TECHNOLOGICAL DETERMINISM

BY MARSHALL MCLUHAN

Marshall McLuhan was a brilliant Canadian scholar who failed grade six, and who then went on to earn five University degrees, including a doctorate in English from Cambridge University.

McLuhan fell out of favour by the time he died in 1980. However, he has now become the celestial hero of the electronic age, for he prophesied what has come to pass. The Internet and the World Wide Web have now created the "global village", that McLuhan envisioned in the 60’s.

He believed that the new electronic media have radically altered the way people think, feel and act. He predicted that we would be in the midst of a revolution, and that the world will never be the same.

COMMUNICATION INVENTIONS:

4 Periods

  1. Tribal age
  2. Literate age
  3. Print age
  4. Electronic age
According to McLuhan, the crucial inventions that changed life on this planet were the phonetic alphabet, the printing press and the telegraph.

Phonetic alphabet catapulted the human race into an age of literacy

Gutenberg’s press launched the Industrial Revolution

WE SHAPE OUT TOOLS AND THEY IN TURN SHAPE US

Technological Determinism means inventions in technology invariably cause cultural change. Put another way, the modes of communication shape human existence.

Harold Innis suggested that sudden extensions of communication are reflected in cultural disturbances.

McLuhan unique in claiming that channels of communication are the primary cause of cultural change

Family life, the workplace, schools, health care, friendship, religion, recreation, politics are all touched by communication technology.

McLuhan viewed every new form of media innovation to be an extension of some human faculty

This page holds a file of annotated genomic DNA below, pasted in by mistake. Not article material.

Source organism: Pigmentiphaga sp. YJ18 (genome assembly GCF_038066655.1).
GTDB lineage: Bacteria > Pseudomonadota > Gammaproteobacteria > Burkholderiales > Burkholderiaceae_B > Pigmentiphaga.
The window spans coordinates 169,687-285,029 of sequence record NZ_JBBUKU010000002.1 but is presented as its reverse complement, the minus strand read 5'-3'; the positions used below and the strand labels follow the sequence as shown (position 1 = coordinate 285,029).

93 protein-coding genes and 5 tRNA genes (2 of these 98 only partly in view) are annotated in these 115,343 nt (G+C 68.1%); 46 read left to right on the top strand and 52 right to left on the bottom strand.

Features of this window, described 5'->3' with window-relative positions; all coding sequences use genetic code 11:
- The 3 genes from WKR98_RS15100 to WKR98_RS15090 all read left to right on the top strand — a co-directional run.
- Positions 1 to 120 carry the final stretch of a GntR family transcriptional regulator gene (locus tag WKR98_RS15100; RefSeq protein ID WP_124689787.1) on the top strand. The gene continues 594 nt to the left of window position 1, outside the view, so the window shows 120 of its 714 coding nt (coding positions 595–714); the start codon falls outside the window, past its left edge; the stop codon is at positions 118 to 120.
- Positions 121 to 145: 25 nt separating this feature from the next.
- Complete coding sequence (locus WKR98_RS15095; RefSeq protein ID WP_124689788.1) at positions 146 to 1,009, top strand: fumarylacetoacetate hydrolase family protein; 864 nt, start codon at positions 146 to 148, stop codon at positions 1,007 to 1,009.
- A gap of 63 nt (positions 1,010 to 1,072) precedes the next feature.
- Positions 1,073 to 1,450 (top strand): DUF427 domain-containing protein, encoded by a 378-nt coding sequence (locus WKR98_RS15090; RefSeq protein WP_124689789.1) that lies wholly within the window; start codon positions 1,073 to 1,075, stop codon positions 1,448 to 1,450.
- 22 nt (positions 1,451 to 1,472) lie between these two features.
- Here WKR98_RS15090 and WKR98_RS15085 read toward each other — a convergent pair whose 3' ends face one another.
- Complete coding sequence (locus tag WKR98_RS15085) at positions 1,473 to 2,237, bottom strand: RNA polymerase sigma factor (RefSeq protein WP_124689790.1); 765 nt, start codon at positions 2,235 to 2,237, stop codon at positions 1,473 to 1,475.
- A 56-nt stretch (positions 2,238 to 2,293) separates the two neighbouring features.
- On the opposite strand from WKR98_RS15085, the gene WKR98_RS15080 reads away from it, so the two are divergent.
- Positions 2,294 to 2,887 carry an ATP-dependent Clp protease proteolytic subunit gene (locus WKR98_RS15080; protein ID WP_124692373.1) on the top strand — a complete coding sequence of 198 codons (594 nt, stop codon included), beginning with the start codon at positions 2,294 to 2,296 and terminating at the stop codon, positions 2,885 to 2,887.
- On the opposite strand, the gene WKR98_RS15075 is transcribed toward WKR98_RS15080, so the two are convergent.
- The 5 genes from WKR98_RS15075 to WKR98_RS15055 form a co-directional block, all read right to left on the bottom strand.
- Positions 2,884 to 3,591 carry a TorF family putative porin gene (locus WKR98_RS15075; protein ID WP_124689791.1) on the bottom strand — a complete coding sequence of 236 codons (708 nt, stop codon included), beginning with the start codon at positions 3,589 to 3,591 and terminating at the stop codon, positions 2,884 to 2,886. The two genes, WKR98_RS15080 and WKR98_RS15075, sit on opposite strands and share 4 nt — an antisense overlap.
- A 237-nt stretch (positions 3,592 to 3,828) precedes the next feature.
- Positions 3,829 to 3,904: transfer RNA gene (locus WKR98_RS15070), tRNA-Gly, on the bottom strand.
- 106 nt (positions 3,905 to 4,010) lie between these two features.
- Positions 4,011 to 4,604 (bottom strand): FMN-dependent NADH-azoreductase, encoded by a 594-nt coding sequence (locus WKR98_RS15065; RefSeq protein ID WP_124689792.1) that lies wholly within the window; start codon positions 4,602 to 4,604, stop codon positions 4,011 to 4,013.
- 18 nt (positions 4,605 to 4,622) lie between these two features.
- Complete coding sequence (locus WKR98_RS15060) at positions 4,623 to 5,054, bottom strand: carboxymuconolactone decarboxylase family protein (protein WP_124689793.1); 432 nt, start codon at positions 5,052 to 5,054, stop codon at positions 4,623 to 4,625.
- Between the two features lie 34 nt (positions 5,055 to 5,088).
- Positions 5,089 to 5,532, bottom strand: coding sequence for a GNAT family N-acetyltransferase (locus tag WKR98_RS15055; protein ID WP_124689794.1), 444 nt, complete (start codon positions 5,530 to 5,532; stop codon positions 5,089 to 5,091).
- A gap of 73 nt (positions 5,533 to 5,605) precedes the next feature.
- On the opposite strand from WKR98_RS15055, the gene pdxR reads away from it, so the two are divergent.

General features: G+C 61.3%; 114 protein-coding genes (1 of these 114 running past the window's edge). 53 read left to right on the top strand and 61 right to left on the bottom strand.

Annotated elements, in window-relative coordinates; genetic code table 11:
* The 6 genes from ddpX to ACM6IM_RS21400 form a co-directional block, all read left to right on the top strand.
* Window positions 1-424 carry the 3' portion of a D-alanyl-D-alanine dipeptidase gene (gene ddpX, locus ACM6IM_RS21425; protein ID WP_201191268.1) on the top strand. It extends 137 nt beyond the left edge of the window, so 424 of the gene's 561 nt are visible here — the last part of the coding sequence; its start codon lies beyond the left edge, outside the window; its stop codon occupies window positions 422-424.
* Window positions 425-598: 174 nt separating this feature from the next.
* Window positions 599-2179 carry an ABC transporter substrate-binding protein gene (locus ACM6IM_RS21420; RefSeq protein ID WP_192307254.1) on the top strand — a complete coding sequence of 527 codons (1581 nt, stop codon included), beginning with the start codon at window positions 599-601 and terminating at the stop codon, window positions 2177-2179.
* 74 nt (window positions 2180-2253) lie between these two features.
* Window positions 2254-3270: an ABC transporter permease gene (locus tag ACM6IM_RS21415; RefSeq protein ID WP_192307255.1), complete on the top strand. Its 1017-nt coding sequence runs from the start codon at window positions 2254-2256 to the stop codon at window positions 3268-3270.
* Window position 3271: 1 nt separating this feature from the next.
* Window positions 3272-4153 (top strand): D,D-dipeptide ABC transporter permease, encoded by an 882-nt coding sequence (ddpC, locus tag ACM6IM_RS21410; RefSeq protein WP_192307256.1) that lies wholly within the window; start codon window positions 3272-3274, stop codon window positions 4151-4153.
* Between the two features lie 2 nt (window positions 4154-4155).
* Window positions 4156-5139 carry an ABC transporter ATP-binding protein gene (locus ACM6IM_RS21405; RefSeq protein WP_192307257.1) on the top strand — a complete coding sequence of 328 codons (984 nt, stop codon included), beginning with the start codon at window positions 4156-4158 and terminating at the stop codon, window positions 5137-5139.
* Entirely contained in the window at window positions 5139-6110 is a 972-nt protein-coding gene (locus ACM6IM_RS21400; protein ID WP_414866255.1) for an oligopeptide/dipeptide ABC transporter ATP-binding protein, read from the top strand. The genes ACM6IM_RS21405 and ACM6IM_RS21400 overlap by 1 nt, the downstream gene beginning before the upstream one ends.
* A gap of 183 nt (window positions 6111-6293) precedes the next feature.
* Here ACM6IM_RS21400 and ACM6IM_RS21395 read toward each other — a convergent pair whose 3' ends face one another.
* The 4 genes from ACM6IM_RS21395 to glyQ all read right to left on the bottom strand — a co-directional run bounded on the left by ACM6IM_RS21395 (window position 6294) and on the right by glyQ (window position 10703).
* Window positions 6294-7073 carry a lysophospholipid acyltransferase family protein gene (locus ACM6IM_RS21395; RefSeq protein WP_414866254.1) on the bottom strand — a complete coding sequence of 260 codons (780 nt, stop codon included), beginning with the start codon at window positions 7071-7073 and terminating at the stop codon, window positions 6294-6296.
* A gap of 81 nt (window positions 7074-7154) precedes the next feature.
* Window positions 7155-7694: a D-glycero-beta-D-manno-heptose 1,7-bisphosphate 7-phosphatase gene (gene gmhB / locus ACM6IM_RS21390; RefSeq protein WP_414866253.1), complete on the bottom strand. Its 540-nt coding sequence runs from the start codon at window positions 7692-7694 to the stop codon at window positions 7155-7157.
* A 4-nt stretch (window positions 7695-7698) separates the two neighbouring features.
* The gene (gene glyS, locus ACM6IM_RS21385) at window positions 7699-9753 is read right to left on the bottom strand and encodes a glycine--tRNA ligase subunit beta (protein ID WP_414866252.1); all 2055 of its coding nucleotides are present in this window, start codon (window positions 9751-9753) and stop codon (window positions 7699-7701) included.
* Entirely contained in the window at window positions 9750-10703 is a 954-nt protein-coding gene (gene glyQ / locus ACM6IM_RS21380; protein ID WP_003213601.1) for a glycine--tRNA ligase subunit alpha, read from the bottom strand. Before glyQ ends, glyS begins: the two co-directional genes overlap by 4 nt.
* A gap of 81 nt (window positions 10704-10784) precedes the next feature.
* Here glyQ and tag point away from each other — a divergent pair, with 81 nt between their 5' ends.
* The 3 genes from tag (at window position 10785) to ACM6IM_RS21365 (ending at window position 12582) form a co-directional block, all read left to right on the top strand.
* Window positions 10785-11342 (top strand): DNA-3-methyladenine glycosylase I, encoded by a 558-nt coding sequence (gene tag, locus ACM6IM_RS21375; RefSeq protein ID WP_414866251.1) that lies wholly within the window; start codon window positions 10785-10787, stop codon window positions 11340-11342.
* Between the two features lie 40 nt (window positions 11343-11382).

Book is an extension of the eye.

Wheel is an extension of the foot.

Clothing is an extension of the skin.

Electronic circuitry or the computer is an extension of the central nervous system.

MCLUHAN DEFINES MEDIA AS ANYTHING THAT AMPLIFIES OR INTENSIFIES A BODILY ORGAN, SENSE OR FUNCTION.

Media extend our reach and increase our efficiency. Also act to filter or organize and interpret our social existence.

THE MEDIUM IS THE MESSAGE

The way we live is largely a function of the way we process information.

The phonetic alphabet, the printing press and the telegraph were turning points because they changed the way people thought about themselves and their world.

THE NEW TECHNOLOGIES RADICALLY ALTER THE WAY PEOPLE USE THEIR 5 SENSES. CONTENT OR THE MESSAGE PLAYS A SUBORDINATE ROLE.

THE MEDIUM IS THE MASSAGE

THE MEDIUM IS THE MASS-AGE

A MEDIA ANALYSIS OF HISTORY-McLuhan supported his thesis for technological determinism by interpreting the sweep of human history from a media perspective.
 

  1. THE TRIBAL AGE. AN ACOUSTIC PLACE IN HISTORY

  2. An oral culture based on the ear.

  3. THE AGE OF LITERACY: A VISUAL POINT

  4. The alphabet fell into the acoustic world like a bombshell, installing sight at the head of the hierarchy of senses.

    Literacy jarred people out of collective tribal involvement into a "civilized" private detachment.

    It emphasized an orderly line of connected linear logic.

  5. THE PRINT AGE; PROTOTYPE OF THE INDUSTRIAL REVOLUTION

  6. If the phonetic alphabet made visual dependence possible, the printing press made it widespread.

    The print revolution demonstrated mass production of identical products. McLuhan called it the "fore runner" of the industrial revolution.

  7. THE ELCTRONIC AGE: THE RISE OF THE GLOBAL VILLAGE
Electronic media are retribalizing the human race

Instant communication has returned us to a prealphabet oral tradition where sound and touch are more important than sight. "We have gone back to the future".

We are a global village in touch with everyone, everywhere, all-at-once- all-the-time-instantaneously

Closed human systems no longer exist.
 

SOURCES: Wood, Julia. (1997) Communication Theories in Action: An Introduction Wadsworth Publishing Company.

McClish, Glen. (1997). Instructor's Manual to Accompany EM Griffin's A First Look at Communication Theory McGraw-Hill Companies Inc.

Griffin, EM. (1997) A First Look at Communication Theory. McGraw-Hill Companies Inc.

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